For every 100 incidents of stroke, which happens when blood flow to the brain is inhibited or a blood vessel ruptures, 10 to 15 cases occur in adults ages 18-50. To identify indicators for stroke in early adulthood and midlife, researchers followed 5,079 adults, ages 18-30, for 30 years. The study started in 1985-1986 and participants checked in every two to five years. One-hundred study participants experienced a fatal or non-fatal stroke, which occurred at around age 50.
The researchers found stage 2 hypertension, high blood pressure levels that often require treatment, helped predict stroke incidents among study participants. They also found Black men and women had a four-times higher incident of stroke, even among participants with normal blood pressure levels, compared to white men and women in the study.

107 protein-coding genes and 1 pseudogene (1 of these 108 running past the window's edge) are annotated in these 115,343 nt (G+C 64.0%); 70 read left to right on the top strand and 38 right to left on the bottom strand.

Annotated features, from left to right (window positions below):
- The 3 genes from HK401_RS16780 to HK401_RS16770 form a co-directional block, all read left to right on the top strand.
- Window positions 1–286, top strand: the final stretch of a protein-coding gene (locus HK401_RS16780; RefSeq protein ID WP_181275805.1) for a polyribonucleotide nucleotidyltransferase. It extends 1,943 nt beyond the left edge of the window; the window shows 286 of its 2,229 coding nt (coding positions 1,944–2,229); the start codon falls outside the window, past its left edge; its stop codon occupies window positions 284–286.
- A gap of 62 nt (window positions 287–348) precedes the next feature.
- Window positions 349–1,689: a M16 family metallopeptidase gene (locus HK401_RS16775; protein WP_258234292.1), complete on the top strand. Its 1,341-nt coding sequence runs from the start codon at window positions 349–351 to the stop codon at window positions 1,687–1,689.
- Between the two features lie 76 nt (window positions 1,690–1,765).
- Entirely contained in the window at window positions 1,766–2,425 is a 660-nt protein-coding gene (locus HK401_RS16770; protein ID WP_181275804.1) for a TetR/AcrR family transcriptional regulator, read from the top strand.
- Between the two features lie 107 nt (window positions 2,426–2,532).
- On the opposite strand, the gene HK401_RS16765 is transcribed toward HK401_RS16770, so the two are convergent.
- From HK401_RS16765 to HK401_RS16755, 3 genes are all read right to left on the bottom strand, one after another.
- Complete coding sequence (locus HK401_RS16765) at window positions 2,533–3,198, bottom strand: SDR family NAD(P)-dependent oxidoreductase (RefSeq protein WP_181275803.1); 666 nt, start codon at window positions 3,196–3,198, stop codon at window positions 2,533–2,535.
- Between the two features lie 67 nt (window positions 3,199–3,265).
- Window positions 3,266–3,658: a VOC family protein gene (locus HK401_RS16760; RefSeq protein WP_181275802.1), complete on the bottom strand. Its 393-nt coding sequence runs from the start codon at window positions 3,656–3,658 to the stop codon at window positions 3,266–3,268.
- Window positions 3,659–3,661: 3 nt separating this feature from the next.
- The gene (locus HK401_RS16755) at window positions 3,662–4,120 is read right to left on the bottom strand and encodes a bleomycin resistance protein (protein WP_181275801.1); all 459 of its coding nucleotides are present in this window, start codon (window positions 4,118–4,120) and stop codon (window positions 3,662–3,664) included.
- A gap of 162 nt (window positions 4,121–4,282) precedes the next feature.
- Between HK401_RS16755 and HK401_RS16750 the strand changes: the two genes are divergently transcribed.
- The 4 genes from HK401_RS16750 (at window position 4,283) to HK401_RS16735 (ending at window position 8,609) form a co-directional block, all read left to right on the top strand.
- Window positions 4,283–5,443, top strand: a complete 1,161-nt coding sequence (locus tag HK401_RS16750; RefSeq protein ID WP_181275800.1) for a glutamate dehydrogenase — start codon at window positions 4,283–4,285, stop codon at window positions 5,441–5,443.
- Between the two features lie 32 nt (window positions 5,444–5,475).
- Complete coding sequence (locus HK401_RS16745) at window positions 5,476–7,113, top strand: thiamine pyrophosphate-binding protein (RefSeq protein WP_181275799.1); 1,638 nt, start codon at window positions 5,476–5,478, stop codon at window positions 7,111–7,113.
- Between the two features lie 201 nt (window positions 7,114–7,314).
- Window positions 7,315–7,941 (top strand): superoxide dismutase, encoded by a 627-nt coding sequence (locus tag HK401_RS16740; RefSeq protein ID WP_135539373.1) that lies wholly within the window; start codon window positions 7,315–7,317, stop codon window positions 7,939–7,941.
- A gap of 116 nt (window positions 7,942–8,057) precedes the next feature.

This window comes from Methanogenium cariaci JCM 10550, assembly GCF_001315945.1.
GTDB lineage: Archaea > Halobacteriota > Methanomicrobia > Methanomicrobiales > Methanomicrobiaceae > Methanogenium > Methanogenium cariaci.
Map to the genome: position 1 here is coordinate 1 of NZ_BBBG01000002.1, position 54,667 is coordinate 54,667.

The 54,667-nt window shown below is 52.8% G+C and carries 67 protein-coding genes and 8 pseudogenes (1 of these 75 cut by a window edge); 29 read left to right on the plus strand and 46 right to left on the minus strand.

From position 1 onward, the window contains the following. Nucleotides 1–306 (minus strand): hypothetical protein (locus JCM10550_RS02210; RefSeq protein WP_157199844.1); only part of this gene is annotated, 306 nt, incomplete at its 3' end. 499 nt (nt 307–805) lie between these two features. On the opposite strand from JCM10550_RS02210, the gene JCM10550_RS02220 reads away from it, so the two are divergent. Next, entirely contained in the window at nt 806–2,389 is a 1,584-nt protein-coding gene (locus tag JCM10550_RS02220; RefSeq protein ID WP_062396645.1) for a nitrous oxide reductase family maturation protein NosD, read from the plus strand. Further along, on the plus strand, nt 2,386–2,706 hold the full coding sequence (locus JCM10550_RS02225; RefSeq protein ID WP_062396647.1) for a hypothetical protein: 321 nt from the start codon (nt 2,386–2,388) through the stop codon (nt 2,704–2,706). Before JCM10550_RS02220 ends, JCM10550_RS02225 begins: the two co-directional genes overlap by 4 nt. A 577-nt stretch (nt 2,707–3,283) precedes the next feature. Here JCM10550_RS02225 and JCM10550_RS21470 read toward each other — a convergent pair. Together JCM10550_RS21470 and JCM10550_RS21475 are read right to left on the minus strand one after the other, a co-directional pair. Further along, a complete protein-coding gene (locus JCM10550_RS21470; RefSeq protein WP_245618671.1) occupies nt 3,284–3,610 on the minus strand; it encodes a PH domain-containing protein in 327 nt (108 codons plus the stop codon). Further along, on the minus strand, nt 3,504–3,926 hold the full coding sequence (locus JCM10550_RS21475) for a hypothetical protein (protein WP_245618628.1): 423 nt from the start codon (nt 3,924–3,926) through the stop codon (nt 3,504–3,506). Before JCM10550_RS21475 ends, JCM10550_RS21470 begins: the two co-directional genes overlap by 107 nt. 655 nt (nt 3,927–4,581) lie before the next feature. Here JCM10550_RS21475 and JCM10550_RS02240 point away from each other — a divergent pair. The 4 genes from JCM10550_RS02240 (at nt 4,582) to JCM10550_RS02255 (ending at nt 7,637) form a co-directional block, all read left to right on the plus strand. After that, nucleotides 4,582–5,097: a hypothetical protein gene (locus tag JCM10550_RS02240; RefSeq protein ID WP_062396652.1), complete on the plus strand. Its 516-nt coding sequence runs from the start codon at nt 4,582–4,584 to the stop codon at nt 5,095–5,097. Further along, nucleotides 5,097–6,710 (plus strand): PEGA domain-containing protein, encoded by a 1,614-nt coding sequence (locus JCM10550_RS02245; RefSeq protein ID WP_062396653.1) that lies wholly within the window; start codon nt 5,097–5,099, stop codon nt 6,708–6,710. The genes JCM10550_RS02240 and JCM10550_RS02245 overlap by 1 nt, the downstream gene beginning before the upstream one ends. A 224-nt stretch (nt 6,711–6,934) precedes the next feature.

The researchers shared analyses that found stage 2 hypertension at any point in time helped predict future stroke incidents, while elevated blood pressure had a similar effect for participants in their 40s. The authors highlighted the importance of primary prevention, such as heart-healthy living, early in life and of patients working with a physician to support optimal blood pressure levels. The research is part of the Coronary Artery Risk Development in Young Adults (CARDIA) study, supported by the NHLBI, and appears in the journal Hypertension.